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Old 11-10-2019, 11:59 PM
Birdbrain Birdbrain is offline
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Mostly, history and custom lead jazz players to hollowbodies. That's what the originators used, just as Strats are forever associated with Rock. You can go against that, but it's not the default choice.

Once they become adept at jazz, players play faster, complex passages where string definition and quick attack/delay is needed. Long, sustaining notes will overlap and get in each others' way. Archtops are usually voiced that with quick delay.

The Fifth Avenue is such a versatile guitar that you could play any kind of music on one. Your choice might come down to neck differences: the Godin is short-scale and wide; Strats vary, but are always long and usually skinny, with a tightly curved radius. After you've played both, I think the answer is yours, and right at hand.
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Old 11-11-2019, 03:09 AM
MidfieldGeneral MidfieldGeneral is offline
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thanks again for all the comments, I found them very useful
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Old 11-11-2019, 11:36 AM
Steve DeRosa Steve DeRosa is offline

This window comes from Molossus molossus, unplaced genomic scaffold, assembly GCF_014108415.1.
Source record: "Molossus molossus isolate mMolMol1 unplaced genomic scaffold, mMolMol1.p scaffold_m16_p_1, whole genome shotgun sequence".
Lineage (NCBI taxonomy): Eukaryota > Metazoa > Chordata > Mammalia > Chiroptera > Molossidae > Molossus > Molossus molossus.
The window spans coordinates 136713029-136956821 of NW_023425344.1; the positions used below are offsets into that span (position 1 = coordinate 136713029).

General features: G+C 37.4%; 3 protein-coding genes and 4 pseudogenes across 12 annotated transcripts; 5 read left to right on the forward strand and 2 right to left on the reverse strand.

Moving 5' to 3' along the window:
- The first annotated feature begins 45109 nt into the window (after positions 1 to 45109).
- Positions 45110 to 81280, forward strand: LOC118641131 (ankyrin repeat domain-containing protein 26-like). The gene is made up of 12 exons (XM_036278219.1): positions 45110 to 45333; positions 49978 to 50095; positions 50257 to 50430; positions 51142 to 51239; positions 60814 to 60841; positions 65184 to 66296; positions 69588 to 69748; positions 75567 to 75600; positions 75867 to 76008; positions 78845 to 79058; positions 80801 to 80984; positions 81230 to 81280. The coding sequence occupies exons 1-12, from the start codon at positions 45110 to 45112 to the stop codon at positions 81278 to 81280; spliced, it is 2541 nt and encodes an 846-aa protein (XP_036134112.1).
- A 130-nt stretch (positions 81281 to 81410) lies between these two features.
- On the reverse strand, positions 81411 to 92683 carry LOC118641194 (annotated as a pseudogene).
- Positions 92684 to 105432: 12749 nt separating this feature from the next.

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Quote:
Originally Posted by Birdbrain View Post
...The Fifth Avenue is such a versatile guitar that you could play any kind of music on one...
Fer sure - I use mine for rockabilly, blues, and jazz comping/chord-solo, as well as backup for my P-90 LP in lower-volume situations...
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Old 11-15-2019, 06:32 AM
MidfieldGeneral MidfieldGeneral is offline
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I had an offer on my Godin and turned it down and itís no longer for sale. I will persist! Thanks for all the tips
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  #13  
Old 11-18-2019, 07:41 PM
Triple Zero Triple Zero is offline
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If it's the size of the body that is uncomfortable for you, there are small-bodied archtops out there. That being said, nothing wrong with a strat if it works for you.
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Old 11-24-2019, 12:47 PM
upsidedown upsidedown is offline
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The original question has been more than answered, but I wanted to add an observation.

My kid goes to an arts grade school (and next year, high school) that includes a music department divided into classical and jazz. He's in the latter. What I've noticed in his 3 years there is that most of the young jazz guitarists - and all of the advanced players - are playing solid-bodies. My kid plays a Tele for the jazzier sets, and a Strat for the funkier.

Of course choice of instrument always comes down to personal preference. As does definition of “jazz,” to some extent. But assuming these kids represent the majority of young players; if hollow-bodied archtops are the predominant jazz guitars, they won’t be for much longer.